Thursday, June 19, 2008

For Hurricanes, Storms, Raindrop Size Makes All The Difference

For Hurricanes, Storms, Raindrop Size Makes All The Difference

ScienceDaily (Jun. 13, 2008)
When Tropical Storm Gaston hit Richmond, Va., in August 2004, its notable abundance of small and mid-sized raindrops created torrential rains that led to unexpected flash flooding throughout the city and its suburbs. New research from NASA has concluded that tropical cyclones like Gaston produce rain differently than another class of storms called "extra-tropical" cyclones. According to the study, making a proper distinction between these systems by looking at both raindrop size and abundance may be a key to assisting weather forecasters in estimating rainfall intensity. By doing so, forecasters can reduce the surprise factor of flash flooding and the unfortunate loss of property and life.

Ali Tokay, a research scientist from the Joint Center for Earth Systems Technology (JCET) at the University of Maryland Baltimore County, Baltimore, and NASA's Goddard Space Flight Center, Greenbelt, Md., compared the rain measurements collected in tropical storms and hurricanes during the past three Atlantic hurricane seasons with measurements after these storms transitioned to being extra-tropical. Tokay's study appeared in the May issue of the American Meteorological Society's Monthly Weather Review.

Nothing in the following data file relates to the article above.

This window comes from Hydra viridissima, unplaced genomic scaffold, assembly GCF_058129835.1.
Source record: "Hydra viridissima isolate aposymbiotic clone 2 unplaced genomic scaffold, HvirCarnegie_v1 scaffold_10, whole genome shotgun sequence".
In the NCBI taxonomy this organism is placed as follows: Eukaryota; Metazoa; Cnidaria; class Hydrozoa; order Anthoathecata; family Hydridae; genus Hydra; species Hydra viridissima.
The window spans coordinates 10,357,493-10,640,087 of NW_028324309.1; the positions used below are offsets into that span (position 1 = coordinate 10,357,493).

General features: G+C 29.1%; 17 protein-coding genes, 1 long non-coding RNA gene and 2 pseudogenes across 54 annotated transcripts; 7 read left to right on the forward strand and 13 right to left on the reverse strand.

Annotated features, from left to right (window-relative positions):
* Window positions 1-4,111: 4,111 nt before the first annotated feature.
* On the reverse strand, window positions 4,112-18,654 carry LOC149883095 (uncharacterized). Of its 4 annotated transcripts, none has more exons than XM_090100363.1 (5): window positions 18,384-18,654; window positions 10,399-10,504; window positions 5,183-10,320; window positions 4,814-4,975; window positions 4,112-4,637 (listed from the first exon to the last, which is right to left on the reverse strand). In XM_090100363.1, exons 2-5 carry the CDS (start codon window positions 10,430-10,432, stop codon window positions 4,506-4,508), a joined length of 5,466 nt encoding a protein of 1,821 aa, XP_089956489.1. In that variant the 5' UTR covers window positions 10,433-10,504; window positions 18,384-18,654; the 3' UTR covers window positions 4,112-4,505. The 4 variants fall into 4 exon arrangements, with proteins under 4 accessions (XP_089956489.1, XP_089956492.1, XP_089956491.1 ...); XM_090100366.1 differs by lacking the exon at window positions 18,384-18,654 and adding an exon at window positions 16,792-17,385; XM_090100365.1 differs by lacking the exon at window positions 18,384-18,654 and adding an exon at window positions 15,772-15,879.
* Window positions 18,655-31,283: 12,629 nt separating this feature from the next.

When a tropical cyclone -- the generic name for tropical depressions, tropical storms and hurricanes -- merges with a mid-latitude frontal storm system, measurable changes to the raindrop size and abundance occur as the system transitions to become extra-tropical. Extra-tropical cyclones also form outside the tropics without being part of a tropical system, and tend to form over land rather than over the open ocean. This category of storm can produce anything from a cloudy sky to a thunderstorm as it develops between weather fronts, the boundaries separating air masses of different densities.